One of the many tales which grew up round Wolfe's death is that the fatal shot, the third wound he sustained on the day, was fired by a former British sergeant fighting on the French side. This man had deserted after being reduced to the ranks for striking a private soldier. He was captured after the battle and condemned to death, and shortly before being hanged he confessed to shooting Wolfe as an act of personal revenge. [Interesting parallel with Bonnie Dundee.] (Palmer, Soldier 149f)

  • [1981:] An example of the 'news ballad'. The Battle of Abraham Heights, Quebec, took place on 13 September 1759, and Brave Wolfe was apparently - since it survived orally for nearly 150 years - the most popular of at least four broadsides printed to commemorate Wolfe's death. According to the history books, it is not a very accurate account of the battle, but it speaks of the national regard in which Wolfe - killed in battle at the age of 31 - was held. (Michael Pollard, notes 'Folk Songs', Topic Sampler 6)

  • [1982:] I know that military subjects are generally studied and taught by examples from the past [by the anecdote, for instance, of] how King George [III], when told that General Wolfe was mad, replied, "I wish he would bite some other of my generals". (Tuchman, Practicing History 281)

  • [1988:] [It] seems that a little time was needed for the full impact of his death to register. The Siege of Quebec (1759) records his death, together with that of Monkton, but gives pride of place to Brigadier Townsend, Wolfe's subordinate. As it began to sink in, the magnitude of the victory made a powerful impression, however, as did Wolfe's death in the hour of triumph. [...] The best known of the Wolfe songs, Bold General Wolfe [Brave Wolfe], was still "vastly popular ... throughout England" at the end of the nineteenth century, according to Baring-Gould, and a version was discovered in oral circulation in Canada as recently as 1957. (Palmer, History 274f)

  • [1998:] [The Battle of Quebec] took place on September 13, 1759. It proved to be a decisive event in the history of North America and perhaps the world. In 1755 the Acadians had been driven out of Nova Scotia and a year later the Seven Years War broke out in Europe and elsewhere. Britain bumbled around early and was not doing very well. But by 1759 Louisville, Fort Frontenac & Fort Duquesne had been taken by Britain. Montcalm had pulled back to Quebec for a last stand. The British fleet under Wolfe had laid siege to Quebec from below on the St Lawrence River. British scouts finally discovered a narrow way up the cliffs to the city and on the night of Sept 12 about 5000 men secretly took small boats down the river and scaled the cliffs to the Plains of Abraham. The battle was over quickly and both Wolfe and Montcalm were killed. [...] young Wolfe had become engaged to Kathrine Lowther shortly before sailing to America. (rich,, 21 May)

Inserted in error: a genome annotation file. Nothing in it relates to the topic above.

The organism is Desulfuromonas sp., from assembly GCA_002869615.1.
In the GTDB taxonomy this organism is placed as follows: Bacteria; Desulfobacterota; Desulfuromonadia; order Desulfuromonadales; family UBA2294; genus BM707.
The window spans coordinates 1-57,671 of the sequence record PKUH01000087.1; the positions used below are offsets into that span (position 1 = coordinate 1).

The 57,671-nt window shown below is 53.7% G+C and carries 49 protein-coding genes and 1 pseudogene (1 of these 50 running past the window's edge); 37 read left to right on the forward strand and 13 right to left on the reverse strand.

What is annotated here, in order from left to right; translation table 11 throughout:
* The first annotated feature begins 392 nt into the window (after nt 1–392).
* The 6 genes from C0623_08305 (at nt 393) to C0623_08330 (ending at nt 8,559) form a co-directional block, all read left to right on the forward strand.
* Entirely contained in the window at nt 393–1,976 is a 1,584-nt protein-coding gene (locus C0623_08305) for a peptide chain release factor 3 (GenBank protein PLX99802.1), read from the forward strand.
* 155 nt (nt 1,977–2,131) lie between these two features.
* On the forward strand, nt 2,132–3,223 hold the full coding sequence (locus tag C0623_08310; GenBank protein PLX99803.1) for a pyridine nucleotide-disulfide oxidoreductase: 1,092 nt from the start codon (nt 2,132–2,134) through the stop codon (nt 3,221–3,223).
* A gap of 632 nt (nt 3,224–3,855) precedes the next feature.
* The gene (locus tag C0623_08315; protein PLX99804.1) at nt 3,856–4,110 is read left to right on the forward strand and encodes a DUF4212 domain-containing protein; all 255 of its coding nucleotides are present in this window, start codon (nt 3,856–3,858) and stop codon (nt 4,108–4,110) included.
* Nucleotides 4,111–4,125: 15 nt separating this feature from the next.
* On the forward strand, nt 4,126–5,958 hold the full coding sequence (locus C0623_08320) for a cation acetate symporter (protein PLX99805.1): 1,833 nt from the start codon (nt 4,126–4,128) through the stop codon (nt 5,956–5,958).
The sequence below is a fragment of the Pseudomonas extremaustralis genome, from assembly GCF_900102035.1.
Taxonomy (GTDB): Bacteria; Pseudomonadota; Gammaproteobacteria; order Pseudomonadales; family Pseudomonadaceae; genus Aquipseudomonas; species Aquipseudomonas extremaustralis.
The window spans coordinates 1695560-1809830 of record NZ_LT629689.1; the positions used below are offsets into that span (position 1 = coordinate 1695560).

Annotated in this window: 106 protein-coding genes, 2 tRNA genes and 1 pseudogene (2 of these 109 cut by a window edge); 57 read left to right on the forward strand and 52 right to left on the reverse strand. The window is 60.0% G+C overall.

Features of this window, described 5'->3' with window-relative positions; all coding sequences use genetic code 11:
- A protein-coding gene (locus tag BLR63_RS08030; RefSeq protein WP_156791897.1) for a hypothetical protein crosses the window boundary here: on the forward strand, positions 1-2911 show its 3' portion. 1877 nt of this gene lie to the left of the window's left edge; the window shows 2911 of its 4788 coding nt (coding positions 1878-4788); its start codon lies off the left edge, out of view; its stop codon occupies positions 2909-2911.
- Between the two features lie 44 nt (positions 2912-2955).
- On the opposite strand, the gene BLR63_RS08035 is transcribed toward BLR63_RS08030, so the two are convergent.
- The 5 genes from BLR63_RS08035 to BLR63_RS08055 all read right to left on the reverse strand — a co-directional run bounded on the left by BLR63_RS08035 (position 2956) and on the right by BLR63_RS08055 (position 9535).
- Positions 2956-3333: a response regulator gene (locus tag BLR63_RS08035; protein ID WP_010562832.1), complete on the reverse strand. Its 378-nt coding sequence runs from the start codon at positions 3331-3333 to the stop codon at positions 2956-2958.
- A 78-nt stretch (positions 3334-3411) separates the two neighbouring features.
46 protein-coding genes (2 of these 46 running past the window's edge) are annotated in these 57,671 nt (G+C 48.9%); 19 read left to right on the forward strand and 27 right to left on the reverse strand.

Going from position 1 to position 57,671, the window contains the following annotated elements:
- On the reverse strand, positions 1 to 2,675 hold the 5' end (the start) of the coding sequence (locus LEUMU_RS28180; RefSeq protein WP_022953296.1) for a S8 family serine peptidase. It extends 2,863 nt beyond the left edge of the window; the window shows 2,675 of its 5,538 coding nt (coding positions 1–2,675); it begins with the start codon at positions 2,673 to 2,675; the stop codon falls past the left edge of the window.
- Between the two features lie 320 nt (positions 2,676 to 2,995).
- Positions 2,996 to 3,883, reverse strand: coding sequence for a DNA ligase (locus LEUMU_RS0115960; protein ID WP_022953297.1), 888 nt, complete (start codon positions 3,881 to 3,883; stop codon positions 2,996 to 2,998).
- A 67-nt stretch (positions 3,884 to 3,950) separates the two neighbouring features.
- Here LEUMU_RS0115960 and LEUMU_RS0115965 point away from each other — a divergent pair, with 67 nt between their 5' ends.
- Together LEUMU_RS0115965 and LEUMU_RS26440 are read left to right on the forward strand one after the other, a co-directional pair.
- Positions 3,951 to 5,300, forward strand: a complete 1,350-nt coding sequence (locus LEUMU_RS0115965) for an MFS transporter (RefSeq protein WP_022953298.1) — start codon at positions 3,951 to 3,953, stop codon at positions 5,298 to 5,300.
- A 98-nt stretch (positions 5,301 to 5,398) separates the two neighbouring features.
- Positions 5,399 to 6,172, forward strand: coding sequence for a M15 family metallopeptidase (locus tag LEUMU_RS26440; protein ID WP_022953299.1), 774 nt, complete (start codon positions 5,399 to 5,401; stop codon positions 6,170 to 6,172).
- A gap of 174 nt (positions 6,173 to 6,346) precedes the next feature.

• [1998:] I was told at university by a professor of Canadian history that the British had been trying to figure out for some weeks how they would get up the cliffs at Quebec. (They were opposite the Quebec City, where the city of Levis now is.) Some officers went for a walk and noticed women washing clothes in the river opposite. They watched how the women got back up the hill, and it was this path that they used to scale the heights. It was in fact defended, but the first troops up the path were led by a Scotsman who could speak French without an accent. He tricked the sentries into believing that French troops were coming up the path, and the next morning the British were outside the walls of the city.

    (When the Americans attacked Quebec some years later they had no such luck. They attacked in a blinding snowstorm and were easily chased away. They did capture Montreal, where they introduced the first printing press into Canada.) (Tim Jaques,, 23 May)

  • [2000:] General Wolfe [...] had fought against the MacDonalds in an earlier conflict but relied on them to take the Plains of Abraham: "They are hardy, intrepid, accustomed to a rough country, and no great mischief if they fall." Wolfe regarded the Highlanders as his secret enemies, and was furious at their insistence on carrying their wounded from the field when ordered to retreat. (Adam Mars-Jones, review of Alistair MacLeod, 'No Great Mischief', Observer, 23 Jul)

  • For a contemporary account of the Battle of Abraham Heights see Abraham or

  • See also Brave Wolf Brave Wolf - Ian & Sylvia version Plains of Abraham

Quelle: England